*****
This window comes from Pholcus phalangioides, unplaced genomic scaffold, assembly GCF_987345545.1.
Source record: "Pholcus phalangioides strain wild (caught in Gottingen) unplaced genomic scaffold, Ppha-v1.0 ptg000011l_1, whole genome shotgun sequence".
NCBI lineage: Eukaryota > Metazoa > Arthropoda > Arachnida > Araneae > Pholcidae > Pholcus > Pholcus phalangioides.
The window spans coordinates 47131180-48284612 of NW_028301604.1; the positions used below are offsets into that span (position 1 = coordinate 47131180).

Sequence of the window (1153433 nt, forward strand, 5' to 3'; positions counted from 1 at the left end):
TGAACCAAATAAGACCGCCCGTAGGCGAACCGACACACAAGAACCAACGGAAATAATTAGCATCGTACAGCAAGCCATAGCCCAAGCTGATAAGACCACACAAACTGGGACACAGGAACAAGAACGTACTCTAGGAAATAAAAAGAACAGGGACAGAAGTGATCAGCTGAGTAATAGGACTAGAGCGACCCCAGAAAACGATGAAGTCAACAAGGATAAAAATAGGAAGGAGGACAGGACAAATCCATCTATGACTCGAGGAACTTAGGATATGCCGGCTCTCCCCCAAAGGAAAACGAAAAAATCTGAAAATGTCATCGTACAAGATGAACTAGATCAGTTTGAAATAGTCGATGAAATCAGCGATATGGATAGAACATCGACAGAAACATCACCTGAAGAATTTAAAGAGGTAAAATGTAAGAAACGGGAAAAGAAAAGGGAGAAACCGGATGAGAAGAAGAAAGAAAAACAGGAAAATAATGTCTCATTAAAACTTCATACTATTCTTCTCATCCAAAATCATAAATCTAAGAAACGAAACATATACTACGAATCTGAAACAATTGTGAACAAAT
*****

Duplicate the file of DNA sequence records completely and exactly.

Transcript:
This window comes from Pholcus phalangioides, unplaced genomic scaffold, assembly GCF_987345545.1.
Source record: "Pholcus phalangioides strain wild (caught in Gottingen) unplaced genomic scaffold, Ppha-v1.0 ptg000011l_1, whole genome shotgun sequence".
NCBI lineage: Eukaryota > Metazoa > Arthropoda > Arachnida > Araneae > Pholcidae > Pholcus > Pholcus phalangioides.
The window spans coordinates 47131180-48284612 of NW_028301604.1; the positions used below are offsets into that span (position 1 = coordinate 47131180).

Sequence of the window (1153433 nt, forward strand, 5' to 3'; positions counted from 1 at the left end):
TGAACCAAATAAGACCGCCCGTAGGCGAACCGACACACAAGAACCAACGGAAATAATTAGCATCGTACAGCAAGCCATAGCCCAAGCTGATAAGACCACACAAACTGGGACACAGGAACAAGAACGTACTCTAGGAAATAAAAAGAACAGGGACAGAAGTGATCAGCTGAGTAATAGGACTAGAGCGACCCCAGAAAACGATGAAGTCAACAAGGATAAAAATAGGAAGGAGGACAGGACAAATCCATCTATGACTCGAGGAACTTAGGATATGCCGGCTCTCCCCCAAAGGAAAACGAAAAAATCTGAAAATGTCATCGTACAAGATGAACTAGATCAGTTTGAAATAGTCGATGAAATCAGCGATATGGATAGAACATCGACAGAAACATCACCTGAAGAATTTAAAGAGGTAAAATGTAAGAAACGGGAAAAGAAAAGGGAGAAACCGGATGAGAAGAAGAAAGAAAAACAGGAAAATAATGTCTCATTAAAACTTCATACTATTCTTCTCATCCAAAATCATAAATCTAAGAAACGAAACATATACTACGAATCTGAAACAATTGTGAACAAAT